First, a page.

‐court shooter whose booklet contains the Eagle signature page. Business Name _______________________________________ Primary Contact _______________________________________ Page 4 Page 5 ‘Firms of endearment’ reward those who do good while doing well A challenge I frequently face while consul ng with senior execu ves and boards of directors of public companies is a belief that their primary man‐
date is to make profits and enhance shareholder value. Thus, ethical principles like honesty, fairness, and caring are proper guides to decision making only to the extent that they can demonstrably im‐
prove profitability or incorporated into laws. Recently, the Wharton School of Business pub‐
lished a book calledFirms of Endearment: How World Class Companies Profit from Passion and Pur‐
pose,making the strongest case I’ve seen that good ethics really is good business. The descrip on on the inside jacket sounds like it comes from new‐age, fuzzy‐headed an ‐
capitalists rather than from professors at one of the na on’s most pres gious business schools. The authors claim, “We’re entering an Age of Transcendence, as people increasingly search for higher meaning in their lives, not just possessions. This is transforming the marketplace, the work‐
place, the very soul of capitalism. Increasingly, to‐
day’s most successful companies are bringing love, joy, authen city, empathy, and soulfulness into their businesses; they are delivering emo onal, ex‐
perien al, and social value – not just profits.” What makes this book so important are the case studies and data that demonstrate that trea ng customers, employees, suppliers, and the general public extremely well yields extraordinary business results. In other words, good ethics is a great profit strategy. What is a Firm of Endearment? All companies selected as firms of Endearment (FOEs) by the au‐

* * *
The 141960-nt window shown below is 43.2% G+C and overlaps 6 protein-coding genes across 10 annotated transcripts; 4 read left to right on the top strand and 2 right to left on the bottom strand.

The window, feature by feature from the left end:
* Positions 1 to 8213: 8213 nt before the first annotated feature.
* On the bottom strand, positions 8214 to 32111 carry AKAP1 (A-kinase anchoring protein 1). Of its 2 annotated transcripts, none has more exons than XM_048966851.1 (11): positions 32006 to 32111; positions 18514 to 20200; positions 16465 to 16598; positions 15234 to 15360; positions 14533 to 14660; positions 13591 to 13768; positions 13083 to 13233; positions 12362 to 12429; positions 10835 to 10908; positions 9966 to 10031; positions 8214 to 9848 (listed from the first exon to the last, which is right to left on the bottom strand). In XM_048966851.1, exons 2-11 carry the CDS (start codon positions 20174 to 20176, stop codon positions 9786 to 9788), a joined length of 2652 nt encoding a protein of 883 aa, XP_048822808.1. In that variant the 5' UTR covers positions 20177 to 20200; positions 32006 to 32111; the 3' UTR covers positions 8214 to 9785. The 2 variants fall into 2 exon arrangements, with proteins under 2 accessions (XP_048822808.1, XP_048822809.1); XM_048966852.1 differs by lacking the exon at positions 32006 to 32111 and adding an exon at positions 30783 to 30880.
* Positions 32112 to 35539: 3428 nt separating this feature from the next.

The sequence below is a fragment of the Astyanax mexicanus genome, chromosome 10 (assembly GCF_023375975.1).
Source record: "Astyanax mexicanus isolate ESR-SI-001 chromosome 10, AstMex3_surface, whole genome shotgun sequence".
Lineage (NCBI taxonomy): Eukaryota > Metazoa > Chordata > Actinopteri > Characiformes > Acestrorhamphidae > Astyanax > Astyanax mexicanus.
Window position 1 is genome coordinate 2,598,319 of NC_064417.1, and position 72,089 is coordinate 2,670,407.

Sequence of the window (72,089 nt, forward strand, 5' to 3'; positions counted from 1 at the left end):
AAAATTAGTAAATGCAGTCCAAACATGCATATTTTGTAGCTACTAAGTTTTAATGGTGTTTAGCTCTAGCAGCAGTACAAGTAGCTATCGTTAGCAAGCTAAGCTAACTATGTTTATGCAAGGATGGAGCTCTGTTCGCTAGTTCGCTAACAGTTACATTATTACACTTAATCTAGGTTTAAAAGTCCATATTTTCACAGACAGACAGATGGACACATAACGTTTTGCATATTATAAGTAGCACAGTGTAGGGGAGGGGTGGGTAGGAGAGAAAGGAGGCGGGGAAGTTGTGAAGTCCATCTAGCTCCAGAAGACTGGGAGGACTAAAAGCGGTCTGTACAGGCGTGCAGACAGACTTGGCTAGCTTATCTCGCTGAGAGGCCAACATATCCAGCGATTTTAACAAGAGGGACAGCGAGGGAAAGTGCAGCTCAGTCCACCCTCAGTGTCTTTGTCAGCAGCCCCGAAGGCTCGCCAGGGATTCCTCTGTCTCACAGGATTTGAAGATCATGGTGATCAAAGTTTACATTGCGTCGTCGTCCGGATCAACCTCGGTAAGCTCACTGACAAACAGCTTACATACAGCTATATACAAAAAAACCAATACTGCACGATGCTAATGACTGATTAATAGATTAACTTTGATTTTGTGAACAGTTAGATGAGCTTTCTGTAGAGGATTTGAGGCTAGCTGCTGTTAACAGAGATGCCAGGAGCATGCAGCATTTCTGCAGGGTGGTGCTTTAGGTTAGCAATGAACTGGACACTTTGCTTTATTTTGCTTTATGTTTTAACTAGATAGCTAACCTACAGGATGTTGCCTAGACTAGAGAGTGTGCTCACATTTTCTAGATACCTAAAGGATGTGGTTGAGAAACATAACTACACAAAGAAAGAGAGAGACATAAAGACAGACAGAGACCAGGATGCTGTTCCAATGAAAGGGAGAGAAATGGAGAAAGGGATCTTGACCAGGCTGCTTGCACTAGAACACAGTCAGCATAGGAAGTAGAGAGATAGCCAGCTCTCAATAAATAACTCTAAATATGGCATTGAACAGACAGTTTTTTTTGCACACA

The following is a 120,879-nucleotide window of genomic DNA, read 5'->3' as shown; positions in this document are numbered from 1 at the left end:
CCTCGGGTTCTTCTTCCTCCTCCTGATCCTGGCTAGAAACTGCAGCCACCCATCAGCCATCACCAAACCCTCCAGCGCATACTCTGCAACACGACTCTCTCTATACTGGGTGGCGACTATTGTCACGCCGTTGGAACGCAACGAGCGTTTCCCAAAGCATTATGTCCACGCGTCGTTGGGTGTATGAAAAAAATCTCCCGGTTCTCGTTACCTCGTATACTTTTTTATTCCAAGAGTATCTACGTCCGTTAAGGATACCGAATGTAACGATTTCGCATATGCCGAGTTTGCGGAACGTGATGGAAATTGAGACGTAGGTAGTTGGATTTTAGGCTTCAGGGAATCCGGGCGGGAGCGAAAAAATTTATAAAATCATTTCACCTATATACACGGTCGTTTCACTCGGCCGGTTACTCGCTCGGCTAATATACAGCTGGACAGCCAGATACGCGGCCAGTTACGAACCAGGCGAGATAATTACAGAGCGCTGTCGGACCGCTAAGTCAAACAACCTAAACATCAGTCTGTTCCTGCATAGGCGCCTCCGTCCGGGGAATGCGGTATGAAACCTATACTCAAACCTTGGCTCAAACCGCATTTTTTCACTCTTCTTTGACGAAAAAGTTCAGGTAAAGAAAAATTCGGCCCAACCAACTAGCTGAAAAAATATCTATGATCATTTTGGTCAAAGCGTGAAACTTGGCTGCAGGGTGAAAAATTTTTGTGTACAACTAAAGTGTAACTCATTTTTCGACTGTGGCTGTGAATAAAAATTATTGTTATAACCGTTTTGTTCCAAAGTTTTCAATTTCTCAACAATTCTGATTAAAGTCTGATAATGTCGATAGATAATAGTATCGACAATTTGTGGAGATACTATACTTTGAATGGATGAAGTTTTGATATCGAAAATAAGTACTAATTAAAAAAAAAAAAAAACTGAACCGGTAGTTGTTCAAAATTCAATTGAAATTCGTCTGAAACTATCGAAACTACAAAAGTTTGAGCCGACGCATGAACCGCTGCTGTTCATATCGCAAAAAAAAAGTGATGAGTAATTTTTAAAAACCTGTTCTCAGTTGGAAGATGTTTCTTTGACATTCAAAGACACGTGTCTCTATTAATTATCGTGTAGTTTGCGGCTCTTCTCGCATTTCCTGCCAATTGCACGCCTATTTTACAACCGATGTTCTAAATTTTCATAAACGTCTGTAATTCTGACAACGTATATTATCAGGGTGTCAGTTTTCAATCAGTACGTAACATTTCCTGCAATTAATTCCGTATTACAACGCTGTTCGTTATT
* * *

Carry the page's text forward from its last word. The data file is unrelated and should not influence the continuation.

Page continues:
thors share a common set of core values, policies, and opera ng a ributes which include: 1. Aligning the interests of all stakeholder groups (customers, employees, partners, inves‐
tors, and society) rather than seeking profit op‐
miza on 2. Below‐average execu ve compensa on 3. Open‐door policies 4. Employee compensa on and benefits are above average for their industry 5. Above‐average employee training 6. Empower employees to sa sfy customers 7. Hire employees who are passionate about the company’s purpose 8. Humanize customer and employee experienc‐
es 9. Enjoy below‐average marke ng costs 10. Honor the spirit as well as the le er of laws 11. Focus on corporate culture as a compe ve advantage 12. Are o en innova ve in their industries This is Michael Josephson reminding you that character counts. © 2011 Josephson InsƟtute. Reprinted from Michael
Josephson’s Commentary with permission. The Hobbs Chamber of Commerce is a CHARACTER COUNTS! Coali on member. Page 6 Page 7 We wish to thank the following member
merchants for hosting open houses across
Hobbs on Nov. 5, as we kicked off the holiday
shopping season. We appreciate you!
Ashley Furniture Home Store 401 W. Navajo Ma ress Depot 118 W. Bender Nita's Crea ons 1000 N. Dalmont Busy Bea Treasures & An ques 3902 N. Dal Paso Merle Norman Cosme cs & Bou que Sweet & Spicey Broadmoor Mall 209 W. Broadway Ste. 9 Forrest Tire Company 1703 N. Turner Miller Waldrop Furniture 100 W. Bender The Third Day 502 W. Navajo Heaven Scent Flowers & Gi s 207 E. Sanger The Model II Broadmoor Mall The Workhorse 206 W. Broadway Keep It Sweet Shoppe Broadmoor Mall Music World 200 W. Bender Kountry Korral Gi Shop & Tea Room 521 W. Navajo Nana's Collec bles & An que Mall 905 1/2 E. Bender Page 8 Hobbs Chamber of Commerce 2012 Community Guide & Business Directory PRINT | ON‐LINE | eBOOK |MOBILE APP | 24/7 ACCESS A recently conducted national survey showed "consumers are 63% more likely to buy goods and ser‐
vices in the future from a company that they believe is a member of the local chamber" and "they are 44% more likely to think favorably about the business.” In its role of promoting commerce, community and character, the Hobbs Chamber of Commerce greets thousands of visitors and newcomers with a warm welcome and a quality publication like the Community Guide & Business Directory. RESERVE YOUR SPACE NOW! Information Contact: Ana & Christian Raphael Cell: 505.206.0495 Fax: 575.397.1689